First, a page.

Date(s) - 30/03/2019
2:30 pm - 4:45 pm
Bucks GT Spring Talk 2019 by Dr Gill Clarke
2.30pm, Saturday 23 February 2019
at the Bucks County Museum
£12 for members, £14 for guests
Gardens in the Pound, Cookham, (1936) Stanley Spencer
Sir Stanley Spencer CBE RA (30 June 1891 – 14 December 1959) was an English painter. Shortly after leaving the Slade School of Art, Spencer became well known for his paintings depicting Biblical scenes occurring as if in Cookham, the small village beside the River Thames where he was born and spent much of his life. Spencer referred to Cookham as “a village in Heaven” and in his biblical scenes, fellow-villagers are shown as their Gospel counterparts. Spencer was skilled at organising multi-figure compositions such as in his large paintings for the Sandham Memorial Chapel and the Shipbuilding on the Clyde series, the former being a First World War memorial while the latter was a commission for the War Artists’ Advisory Committee during the Second World War.
As his career progressed Spencer often produced landscapes for commercial necessity and the intensity of his early visionary years diminished somewhat while elements of eccentricity came more to the fore. Although his compositions became more claustrophobic and his use of colour less vivid he maintained an attention to detail in his paintings akin to that of the Pre-Raphaelites. Spencer’s works often express his fervent if unconventional Christian faith. This is especially evident in the scenes that he based in Cookham which show the compassion that he felt for his fellow residents and also his romantic and sexual obsessions. Spencer’s works originally provoked great shock and controversy. Nowadays, they still seem stylistic and experimental, while the nude works depicting his futile relationship with his second wife, Patricia Preece, such as the Leg of mutton nude, foreshadow some of the much later works of Lucian Freud. Spencer’s early work is regarded as a synthesis of French Post-Impressionism, exemplified for instance by Paul Gauguin, plus early Italian painting typified by Giotto. In later life Spencer remained an independent artist and did not join any of the artistic movements of the period, although he did show three works at the Second Post-Impressionist Exhibition in 1912.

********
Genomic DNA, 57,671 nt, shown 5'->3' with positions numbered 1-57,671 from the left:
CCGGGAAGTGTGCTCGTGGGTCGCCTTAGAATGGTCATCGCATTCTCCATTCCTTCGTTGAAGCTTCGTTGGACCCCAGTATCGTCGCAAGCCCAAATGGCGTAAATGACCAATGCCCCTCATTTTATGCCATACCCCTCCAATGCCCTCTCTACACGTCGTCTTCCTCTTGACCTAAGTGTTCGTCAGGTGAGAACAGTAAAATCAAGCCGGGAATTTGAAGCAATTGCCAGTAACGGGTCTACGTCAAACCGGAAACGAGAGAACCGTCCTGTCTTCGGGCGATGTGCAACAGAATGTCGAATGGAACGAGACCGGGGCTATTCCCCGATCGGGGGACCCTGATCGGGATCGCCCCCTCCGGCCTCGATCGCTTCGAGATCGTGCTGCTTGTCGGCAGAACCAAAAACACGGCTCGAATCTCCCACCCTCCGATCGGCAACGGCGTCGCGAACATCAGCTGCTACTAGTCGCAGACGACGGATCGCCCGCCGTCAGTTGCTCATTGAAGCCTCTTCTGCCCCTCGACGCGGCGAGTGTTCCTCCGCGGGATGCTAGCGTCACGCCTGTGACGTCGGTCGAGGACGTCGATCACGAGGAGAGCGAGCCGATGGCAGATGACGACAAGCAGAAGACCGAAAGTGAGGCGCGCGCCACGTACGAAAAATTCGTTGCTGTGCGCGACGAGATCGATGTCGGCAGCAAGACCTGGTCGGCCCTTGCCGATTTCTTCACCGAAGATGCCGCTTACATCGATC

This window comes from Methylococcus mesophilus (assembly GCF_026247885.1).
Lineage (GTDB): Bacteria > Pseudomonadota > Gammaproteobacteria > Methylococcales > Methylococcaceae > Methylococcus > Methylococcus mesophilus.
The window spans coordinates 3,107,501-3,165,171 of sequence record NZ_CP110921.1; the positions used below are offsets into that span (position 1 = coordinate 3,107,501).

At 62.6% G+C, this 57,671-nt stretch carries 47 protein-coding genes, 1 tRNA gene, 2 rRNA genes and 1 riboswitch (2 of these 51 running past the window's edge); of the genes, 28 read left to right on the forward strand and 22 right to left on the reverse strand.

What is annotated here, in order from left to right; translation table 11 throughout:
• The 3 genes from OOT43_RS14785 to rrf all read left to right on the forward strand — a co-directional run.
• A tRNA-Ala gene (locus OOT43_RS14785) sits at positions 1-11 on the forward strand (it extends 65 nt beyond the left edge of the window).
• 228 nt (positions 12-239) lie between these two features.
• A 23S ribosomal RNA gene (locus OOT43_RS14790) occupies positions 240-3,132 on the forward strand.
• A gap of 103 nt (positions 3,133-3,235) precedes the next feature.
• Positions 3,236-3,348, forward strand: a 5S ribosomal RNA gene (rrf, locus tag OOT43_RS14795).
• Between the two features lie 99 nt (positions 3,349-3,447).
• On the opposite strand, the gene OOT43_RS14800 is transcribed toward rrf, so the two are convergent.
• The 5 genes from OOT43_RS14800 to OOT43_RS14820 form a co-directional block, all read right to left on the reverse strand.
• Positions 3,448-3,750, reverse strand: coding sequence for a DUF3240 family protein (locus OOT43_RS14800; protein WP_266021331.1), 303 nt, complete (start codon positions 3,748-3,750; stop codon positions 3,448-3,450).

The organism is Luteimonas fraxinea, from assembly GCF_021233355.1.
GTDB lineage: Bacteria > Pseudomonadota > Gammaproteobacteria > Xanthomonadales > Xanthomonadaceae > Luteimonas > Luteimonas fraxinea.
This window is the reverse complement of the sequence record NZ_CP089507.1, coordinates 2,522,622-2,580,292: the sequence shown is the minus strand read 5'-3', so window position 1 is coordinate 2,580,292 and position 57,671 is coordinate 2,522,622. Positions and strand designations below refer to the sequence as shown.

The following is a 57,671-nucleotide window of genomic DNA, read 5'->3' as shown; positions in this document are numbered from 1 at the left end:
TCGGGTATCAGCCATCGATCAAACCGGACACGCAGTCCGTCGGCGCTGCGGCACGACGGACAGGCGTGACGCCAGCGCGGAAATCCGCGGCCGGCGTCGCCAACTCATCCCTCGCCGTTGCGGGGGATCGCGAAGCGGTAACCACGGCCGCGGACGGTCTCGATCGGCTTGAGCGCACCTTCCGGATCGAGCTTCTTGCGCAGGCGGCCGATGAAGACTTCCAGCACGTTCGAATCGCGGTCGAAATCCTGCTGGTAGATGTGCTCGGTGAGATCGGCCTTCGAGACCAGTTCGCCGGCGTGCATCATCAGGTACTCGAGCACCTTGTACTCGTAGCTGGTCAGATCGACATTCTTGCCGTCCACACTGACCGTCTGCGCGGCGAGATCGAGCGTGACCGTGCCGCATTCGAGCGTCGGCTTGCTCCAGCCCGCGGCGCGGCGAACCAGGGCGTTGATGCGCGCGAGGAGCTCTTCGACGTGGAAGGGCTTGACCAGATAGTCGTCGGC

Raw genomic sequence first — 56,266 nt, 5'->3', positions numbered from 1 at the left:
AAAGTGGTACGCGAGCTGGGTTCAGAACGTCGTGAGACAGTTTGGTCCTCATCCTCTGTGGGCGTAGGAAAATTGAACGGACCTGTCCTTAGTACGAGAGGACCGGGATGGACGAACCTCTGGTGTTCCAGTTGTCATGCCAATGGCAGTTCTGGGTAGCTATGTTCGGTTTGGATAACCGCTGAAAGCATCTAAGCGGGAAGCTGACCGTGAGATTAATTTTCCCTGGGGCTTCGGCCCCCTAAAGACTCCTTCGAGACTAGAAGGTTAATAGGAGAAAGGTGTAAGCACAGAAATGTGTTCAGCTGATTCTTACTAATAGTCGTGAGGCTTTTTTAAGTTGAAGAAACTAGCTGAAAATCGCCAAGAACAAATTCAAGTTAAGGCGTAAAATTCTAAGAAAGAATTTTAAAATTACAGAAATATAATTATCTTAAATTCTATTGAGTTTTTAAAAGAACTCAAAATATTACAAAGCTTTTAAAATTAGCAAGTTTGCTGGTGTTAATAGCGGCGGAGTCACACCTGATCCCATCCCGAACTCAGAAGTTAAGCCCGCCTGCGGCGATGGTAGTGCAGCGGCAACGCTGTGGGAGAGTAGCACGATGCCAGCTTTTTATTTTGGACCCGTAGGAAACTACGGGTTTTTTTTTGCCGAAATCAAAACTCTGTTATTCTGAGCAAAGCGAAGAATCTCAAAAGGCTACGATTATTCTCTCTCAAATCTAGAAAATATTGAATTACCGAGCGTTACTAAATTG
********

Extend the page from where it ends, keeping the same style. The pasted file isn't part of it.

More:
(article from wikipedia)
Stanley Spencer in the news!
Cookham from Englefield, Stanley Spencer
A stolen Sir Stanley Spencer painting worth £1m has been returned to its owners after it was found under a drug dealer’s bed. The valuable work, titled Cookham from Englefield, (above) was stolen from the Stanley Spencer Gallery, Berkshire, in 2012. It was missing for five years until detectives arrested Harry Fisher, 28, after they stopped a Mercedes in Strood, Kent, last June (2017), and found one kilogram of cocaine and £30,000 in cash. Officers later discovered the artwork next to three kilograms of cocaine and 15,000 ecstasy tablets under a bed during a raid of Fisher’s flat in Kingston-Upon-Thames, south west London.
You could not make it up!
Currently on exhibition at the Stanley Spencer Gallery, Cookham:
Collecting Stanley Spencer
10.30 – 17.30 daily
To November 4 2018
Rock roses, Old Lodge, Taplow (1957), Stanley Spencer
Dr Gill Clarke
Gill has spoken to us on a number of occasions on subjects as diverse as the war artists Evelyn Dunbar and Randolph Schwabe, Principal of the Slade School of Fine Art 1930-48, ‘War Horse’ and ‘Shorelines: Artists on the South Coast’, and most recently on A celebration, of the early development of the University of Chichester’s Bishop Otter 20th Century Collection of British Art, the exhibition Gill organised celebrating the collections built by two remarkable women: Shelia McCririck, head of art at Bishop Otter College from 1949-78 and K M Elizabeth (Betty) Murray, Principal of Bishop Otter College 1948-70.
That exhibition also marked the centenary of the birth of of Sheila McCririck. Together the two women created a unique collection, especially as at outset there was no finance. Yet artists through the Contemporary Art Society, such as Ivon Hitchens, William Gear and John Craxton and eminent collectors willingly loaned their work. From these came some of the early purchases when limited funding was secured. This two-site exhibition is a partnership between the Otter Galleryand Pallant House Gallery which showcases a range of works to demonstrate the significance of the collection.
The unerring ‘eye’ of Sheila McCririck together with the support of Betty Murray meant that works were purchased at the time by often little known artists, such as Henry Moore and Spencer . Such was their vision that over the following three decades work was acquired from Graham Sutherland, William Scott, Patrick Heron, Sandra Blow and Mary Fedden.
Spring Talk 2019
All our Talks are held at the Bucks County Museum
Church Street, Aylesbury, HP20 2QP
(our map shows you how to find the Museum and parking)
and include tea and cakes at the end.